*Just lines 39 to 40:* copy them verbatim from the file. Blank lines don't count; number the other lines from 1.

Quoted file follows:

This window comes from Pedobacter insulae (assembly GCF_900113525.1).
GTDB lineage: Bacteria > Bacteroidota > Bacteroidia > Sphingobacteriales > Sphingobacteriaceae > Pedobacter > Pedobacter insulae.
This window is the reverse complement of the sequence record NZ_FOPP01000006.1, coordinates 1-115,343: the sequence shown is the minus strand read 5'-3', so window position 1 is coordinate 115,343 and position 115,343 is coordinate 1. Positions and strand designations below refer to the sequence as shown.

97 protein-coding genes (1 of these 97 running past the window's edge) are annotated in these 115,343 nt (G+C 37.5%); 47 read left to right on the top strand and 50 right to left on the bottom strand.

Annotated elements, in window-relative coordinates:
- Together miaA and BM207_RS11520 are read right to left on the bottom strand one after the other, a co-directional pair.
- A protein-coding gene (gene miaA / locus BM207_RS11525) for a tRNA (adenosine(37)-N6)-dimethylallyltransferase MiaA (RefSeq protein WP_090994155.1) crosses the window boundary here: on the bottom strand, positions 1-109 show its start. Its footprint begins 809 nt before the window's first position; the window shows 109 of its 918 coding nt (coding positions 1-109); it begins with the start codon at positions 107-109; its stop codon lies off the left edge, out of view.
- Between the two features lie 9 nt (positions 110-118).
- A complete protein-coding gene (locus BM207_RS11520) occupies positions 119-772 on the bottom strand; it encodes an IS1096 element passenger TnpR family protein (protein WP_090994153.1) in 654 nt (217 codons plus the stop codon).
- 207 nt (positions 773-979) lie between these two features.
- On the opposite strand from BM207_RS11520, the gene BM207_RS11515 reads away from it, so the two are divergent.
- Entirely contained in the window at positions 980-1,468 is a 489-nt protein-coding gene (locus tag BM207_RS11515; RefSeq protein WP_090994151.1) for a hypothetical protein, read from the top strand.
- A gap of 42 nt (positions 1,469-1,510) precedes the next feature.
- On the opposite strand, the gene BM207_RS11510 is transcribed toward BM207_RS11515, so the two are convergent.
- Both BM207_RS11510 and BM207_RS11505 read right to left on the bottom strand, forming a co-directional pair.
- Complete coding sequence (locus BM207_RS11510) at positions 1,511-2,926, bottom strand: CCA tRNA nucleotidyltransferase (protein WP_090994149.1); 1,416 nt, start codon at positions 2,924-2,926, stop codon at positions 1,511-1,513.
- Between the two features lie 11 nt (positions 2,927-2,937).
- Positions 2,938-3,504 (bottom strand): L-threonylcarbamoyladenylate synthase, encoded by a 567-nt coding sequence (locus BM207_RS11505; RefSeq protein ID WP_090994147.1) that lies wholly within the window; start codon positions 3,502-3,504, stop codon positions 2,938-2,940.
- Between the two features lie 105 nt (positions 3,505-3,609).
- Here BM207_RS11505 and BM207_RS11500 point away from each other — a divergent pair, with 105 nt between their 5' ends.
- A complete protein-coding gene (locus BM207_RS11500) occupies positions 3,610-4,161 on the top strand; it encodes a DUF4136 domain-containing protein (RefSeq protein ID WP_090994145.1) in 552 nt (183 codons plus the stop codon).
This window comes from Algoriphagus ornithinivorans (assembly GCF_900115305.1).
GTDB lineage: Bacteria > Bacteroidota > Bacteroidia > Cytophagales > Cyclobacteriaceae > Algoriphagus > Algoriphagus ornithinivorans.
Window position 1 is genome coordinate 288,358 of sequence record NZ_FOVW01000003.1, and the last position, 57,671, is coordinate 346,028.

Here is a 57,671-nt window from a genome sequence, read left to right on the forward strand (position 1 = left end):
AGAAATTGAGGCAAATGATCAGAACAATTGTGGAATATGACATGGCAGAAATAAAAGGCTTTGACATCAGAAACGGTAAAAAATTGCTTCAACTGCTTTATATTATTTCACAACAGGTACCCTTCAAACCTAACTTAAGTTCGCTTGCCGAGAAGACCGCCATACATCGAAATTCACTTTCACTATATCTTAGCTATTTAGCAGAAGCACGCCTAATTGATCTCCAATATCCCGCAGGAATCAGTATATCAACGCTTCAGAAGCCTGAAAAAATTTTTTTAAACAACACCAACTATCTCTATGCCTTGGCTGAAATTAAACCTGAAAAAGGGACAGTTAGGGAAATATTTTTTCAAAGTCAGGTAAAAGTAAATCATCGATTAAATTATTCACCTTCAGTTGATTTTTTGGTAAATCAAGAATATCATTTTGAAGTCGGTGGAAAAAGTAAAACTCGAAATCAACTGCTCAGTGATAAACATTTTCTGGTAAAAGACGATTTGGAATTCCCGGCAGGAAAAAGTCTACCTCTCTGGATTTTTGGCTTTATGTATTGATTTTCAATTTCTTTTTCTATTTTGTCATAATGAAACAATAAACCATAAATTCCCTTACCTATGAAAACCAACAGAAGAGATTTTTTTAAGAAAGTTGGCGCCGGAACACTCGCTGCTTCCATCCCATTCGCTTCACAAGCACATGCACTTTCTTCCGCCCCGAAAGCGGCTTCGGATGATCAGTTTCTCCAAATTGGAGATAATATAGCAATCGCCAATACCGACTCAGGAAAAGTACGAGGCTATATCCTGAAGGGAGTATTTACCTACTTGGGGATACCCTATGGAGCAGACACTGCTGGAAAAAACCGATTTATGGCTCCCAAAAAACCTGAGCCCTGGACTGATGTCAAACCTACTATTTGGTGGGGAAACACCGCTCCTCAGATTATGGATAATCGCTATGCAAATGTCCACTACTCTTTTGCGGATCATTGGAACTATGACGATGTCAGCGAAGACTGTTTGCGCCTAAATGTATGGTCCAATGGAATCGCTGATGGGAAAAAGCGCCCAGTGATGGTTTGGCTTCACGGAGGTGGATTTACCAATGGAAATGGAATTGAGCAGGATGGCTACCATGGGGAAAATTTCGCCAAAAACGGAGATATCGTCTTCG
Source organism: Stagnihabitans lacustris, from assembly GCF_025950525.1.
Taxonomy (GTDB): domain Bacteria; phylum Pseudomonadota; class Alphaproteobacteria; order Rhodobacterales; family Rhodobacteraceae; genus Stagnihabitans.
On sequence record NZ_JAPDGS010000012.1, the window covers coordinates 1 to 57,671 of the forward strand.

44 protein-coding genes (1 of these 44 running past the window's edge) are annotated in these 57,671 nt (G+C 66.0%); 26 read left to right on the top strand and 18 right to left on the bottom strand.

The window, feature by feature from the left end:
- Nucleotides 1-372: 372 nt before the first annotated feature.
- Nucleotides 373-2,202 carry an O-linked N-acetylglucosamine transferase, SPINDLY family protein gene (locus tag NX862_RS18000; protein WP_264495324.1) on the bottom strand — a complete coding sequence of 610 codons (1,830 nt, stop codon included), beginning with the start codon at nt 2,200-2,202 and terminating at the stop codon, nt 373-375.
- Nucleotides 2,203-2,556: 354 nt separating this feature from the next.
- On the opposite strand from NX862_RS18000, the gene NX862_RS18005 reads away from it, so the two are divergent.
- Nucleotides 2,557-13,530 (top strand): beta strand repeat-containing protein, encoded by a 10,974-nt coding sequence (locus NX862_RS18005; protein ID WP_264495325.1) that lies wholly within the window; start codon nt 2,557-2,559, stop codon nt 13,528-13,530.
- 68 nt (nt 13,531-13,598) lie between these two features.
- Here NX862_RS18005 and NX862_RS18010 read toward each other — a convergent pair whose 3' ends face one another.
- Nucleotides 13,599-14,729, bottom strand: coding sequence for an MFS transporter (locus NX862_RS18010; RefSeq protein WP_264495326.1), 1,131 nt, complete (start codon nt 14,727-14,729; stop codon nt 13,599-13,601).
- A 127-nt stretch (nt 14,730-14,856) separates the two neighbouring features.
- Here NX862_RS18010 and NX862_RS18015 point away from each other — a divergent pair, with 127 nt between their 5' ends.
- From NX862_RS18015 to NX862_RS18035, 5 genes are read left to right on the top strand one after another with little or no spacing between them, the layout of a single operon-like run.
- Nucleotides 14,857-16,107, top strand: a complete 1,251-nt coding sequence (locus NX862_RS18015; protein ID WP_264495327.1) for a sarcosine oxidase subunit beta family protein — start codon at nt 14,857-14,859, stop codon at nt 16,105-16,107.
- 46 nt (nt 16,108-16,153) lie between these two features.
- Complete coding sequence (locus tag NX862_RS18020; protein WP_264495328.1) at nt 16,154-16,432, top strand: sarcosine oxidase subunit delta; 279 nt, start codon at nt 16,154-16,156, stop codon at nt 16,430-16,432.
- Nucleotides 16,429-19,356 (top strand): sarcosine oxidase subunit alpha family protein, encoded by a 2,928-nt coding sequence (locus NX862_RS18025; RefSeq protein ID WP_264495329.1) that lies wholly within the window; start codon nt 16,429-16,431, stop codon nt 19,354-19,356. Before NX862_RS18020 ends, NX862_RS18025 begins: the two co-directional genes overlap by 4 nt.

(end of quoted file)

- Nucleotides 13,599-14,729, bottom strand: coding sequence for an MFS transporter (locus NX862_RS18010; RefSeq protein WP_264495326.1), 1,131 nt, complete (start codon nt 14,727-14,729; stop codon nt 13,599-13,601).
- A 127-nt stretch (nt 14,730-14,856) separates the two neighbouring features.